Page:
These tools can be a starting point, but if you’re looking to set a selling price on your own property, always enlist a professional. Valuing your own property is not a do-it-yourself project. In a buying/selling transaction your are best to order an appraisal, which is a much more accurate reflection of current market value. It is timely and reflects value for zoning, renovations and/or other features unique to the property. An appraiser is an educated, licensed, and heavily regulated third party offering an unbiased valuation of the property in question.


Usually, market value is determined by what a buyer is willing to pay for a home, and what the seller is willing to accept.

A quick survey of recent sales and their relation to assessed values will often demonstrate no clear relationship between sale price and assessed value. It’s often all over the map. Some properties selling well below assessment, and others well above.

You also want an experienced and local Realtor to help you determine the selling price of your home. A (busy &  local) Realtor will have a far better handle on what is happening in your area for prices than does a government document, and in many instances will save you from yourself.

In theory a comprehensive current market review completed by a Realtor should not differ radically from the value determined by a professional appraiser.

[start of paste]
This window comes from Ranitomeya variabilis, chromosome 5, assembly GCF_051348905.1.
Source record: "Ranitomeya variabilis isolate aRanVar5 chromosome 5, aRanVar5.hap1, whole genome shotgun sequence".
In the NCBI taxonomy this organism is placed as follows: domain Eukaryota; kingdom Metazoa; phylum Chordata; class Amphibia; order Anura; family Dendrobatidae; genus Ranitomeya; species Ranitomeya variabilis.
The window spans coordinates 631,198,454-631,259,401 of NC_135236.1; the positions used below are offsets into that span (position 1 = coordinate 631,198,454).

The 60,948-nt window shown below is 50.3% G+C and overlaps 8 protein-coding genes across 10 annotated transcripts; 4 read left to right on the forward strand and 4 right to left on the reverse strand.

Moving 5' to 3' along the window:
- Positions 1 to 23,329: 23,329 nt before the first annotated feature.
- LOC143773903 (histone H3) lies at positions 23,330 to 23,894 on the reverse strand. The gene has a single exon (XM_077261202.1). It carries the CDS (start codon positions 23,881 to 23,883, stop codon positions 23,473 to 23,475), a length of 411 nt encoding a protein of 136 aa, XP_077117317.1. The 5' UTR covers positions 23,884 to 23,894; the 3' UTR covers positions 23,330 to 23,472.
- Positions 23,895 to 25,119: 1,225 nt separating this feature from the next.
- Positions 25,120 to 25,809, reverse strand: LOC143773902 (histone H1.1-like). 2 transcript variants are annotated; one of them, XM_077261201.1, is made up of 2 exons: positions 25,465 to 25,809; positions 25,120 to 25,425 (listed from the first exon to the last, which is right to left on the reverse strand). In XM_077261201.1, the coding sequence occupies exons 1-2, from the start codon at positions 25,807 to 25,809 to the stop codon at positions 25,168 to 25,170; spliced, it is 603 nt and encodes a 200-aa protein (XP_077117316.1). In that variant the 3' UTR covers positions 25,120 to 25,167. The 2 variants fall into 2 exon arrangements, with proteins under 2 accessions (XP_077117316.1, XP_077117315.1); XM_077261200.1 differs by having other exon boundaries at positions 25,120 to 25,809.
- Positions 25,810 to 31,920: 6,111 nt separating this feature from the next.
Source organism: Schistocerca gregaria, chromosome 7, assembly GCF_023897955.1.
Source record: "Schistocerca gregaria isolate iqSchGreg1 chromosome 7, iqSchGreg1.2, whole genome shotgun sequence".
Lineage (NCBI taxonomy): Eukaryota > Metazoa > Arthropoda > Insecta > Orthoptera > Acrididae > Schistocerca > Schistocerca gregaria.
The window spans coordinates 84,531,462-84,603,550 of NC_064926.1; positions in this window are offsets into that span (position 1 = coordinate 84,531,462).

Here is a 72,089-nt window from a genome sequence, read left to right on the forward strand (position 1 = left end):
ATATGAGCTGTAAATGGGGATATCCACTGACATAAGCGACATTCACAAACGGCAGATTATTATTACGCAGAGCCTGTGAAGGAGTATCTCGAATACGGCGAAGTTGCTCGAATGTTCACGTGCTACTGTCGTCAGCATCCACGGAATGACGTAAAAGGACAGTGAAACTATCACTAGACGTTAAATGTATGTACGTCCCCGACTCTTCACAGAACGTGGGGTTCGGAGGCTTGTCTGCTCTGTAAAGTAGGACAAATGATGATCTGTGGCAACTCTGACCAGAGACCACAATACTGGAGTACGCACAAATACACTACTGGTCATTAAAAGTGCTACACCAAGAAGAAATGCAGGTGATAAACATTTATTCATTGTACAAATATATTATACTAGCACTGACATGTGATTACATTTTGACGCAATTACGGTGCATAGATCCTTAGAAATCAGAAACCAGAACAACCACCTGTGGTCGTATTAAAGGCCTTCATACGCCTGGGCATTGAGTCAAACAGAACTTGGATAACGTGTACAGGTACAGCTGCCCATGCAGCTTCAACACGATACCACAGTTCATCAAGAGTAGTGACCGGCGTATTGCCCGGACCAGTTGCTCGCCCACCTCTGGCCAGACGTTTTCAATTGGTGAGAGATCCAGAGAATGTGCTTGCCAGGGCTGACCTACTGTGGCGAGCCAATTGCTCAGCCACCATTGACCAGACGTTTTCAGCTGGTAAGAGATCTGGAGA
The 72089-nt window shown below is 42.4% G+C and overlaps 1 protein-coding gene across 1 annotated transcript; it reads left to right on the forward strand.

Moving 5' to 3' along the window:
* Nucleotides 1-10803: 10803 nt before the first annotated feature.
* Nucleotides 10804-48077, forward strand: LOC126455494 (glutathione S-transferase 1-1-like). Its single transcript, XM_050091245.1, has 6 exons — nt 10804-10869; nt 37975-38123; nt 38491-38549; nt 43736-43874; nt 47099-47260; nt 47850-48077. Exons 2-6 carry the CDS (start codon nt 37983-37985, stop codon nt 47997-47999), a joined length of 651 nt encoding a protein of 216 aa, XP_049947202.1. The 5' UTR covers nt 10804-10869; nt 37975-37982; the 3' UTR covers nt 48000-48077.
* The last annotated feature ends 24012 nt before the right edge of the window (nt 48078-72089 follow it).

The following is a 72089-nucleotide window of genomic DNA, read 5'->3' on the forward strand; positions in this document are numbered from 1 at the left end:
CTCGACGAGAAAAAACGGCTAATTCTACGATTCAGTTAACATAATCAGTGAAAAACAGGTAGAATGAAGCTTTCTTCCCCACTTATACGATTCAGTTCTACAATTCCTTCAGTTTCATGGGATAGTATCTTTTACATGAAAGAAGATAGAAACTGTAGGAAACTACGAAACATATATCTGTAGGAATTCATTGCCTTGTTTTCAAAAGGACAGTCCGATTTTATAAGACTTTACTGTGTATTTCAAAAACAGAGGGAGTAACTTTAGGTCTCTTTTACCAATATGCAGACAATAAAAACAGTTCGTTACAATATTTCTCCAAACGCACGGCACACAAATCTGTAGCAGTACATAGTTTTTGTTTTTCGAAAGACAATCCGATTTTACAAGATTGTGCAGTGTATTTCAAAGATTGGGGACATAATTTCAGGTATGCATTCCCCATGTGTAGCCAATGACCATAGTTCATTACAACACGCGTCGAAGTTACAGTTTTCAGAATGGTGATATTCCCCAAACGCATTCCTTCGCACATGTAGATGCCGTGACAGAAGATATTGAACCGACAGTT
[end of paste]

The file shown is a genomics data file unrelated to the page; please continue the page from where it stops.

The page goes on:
Professional appraisers spend all day every day appraising properties, and their reports are often seen as less biased. Imagine your reaction, as a buyer, to the following statements…

  1. The seller says their house is worth $500,000.
  2. The sellers’ Realtor says it’s worth $500,000.
  3. This house is listed at $500,000 based on a professional (marketing) appraisal.

Most buyers would consider #3 the most reliable of the above statements. And most buyers requiring financing will have the benefit of the lender ordering their own independent appraisal to confirm fair market value. Sellers rarely order an appraisal in advance, which can create some interesting situations.

In practice, Realtors are relied upon for listing price estimates. Most buyers don’t care much about what anybody else thinks the house is worth. Buyers care what they think it is worth. This is why we say that market value is ultimately determined by what a buyer is willing to pay for the home, aligned with what is acceptable to the seller.

It is important to note that there are two kinds of professional appraisals. There is the marketing appraisal, such as one ordered by a seller. And there is the financing appraisal, which is done so the bank is satisfied the house is worth what the buyer and seller have agreed it’s worth. The financing appraisal is a less in depth review and is essentially answering the question; is this property worth the agreed upon purchase/sale price.